IFA Magazine covered the recent interest rate decision, gathering quotes from a range of industry professionals. Below is an extract from the coverage, follow this link to read the full article.

Gonçalo de Vasconcelos, CEO and co-founder of SyndicateRoom:

In today’s economic environment where interest rates are at record lows, there is a greater need than ever for UK investors to seek alternative routes to returns on their investments. Britain is a nation of savers and investors and for individual investors, today’s decision may be seen as another blow to expectations for household financial planning. It makes it even clearer that alternative investments offer the opportunity for long-term financial gains.

James de Sausmarez, Head of Investment Trusts at Henderson Global Investors:

Human beings are naturally risk adverse. It’s a cognitive bias that is hard to overcome when we consider our savings. This flaw in our thinking compels us to cling to the nominal cash value of our savings, so in recoiling from taking investment risks, we unwittingly suffer the corrosive effect of inflation. Our research shows you can be near certain you will lose money over the longer term by putting your savings in cash accounts, as the cost of living, and expectations for living standards will quickly climb out of reach of the paltry returns on cash deposits. It’s costing us billions of pounds every year.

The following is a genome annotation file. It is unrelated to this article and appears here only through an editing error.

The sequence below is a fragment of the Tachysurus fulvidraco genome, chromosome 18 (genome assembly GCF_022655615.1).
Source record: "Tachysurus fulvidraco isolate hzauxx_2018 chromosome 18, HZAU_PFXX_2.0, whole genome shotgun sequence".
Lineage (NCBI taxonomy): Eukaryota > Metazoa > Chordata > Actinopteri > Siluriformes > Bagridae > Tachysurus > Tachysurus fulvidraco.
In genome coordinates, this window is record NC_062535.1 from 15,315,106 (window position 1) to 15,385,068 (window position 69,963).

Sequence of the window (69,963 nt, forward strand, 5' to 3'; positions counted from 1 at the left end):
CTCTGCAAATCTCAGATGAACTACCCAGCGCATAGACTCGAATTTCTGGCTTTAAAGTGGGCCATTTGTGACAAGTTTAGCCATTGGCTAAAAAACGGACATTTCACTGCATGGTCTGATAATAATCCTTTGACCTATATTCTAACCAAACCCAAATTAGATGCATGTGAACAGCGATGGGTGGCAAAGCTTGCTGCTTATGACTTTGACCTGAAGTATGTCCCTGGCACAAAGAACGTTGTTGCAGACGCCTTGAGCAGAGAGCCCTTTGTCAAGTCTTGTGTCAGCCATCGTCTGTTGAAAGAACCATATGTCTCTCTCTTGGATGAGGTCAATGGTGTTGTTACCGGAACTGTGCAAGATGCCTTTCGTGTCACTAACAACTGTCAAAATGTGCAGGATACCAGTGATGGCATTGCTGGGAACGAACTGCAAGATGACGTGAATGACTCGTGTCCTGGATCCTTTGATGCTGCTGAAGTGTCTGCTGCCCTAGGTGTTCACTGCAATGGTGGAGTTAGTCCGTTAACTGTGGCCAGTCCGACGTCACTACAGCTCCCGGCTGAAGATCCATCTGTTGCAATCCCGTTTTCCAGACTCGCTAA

Neil Brown, European equities investment manager at ATI:

Central banks around the world and particularly perhaps the US Federal reserve will be keeping a close eye on the Bank of England today. A degree of rate cut has already been baked-in by the markets given weak PMI data over the last few weeks and is what is needed. However, the run the FTSE 100 has enjoyed post-Brexit means the market response is likely to be muted. As further stimulus raises questions around ‘what next’, small cuts of this 0.25% variety are marginally positive and unlikely to spook investors.

European markets will continue to remain focused on political risk, both at the national election level and on the future shape of the European Union, as well as on the not unrelated issue of how to resolve Italy’s banking problems within the existing rules.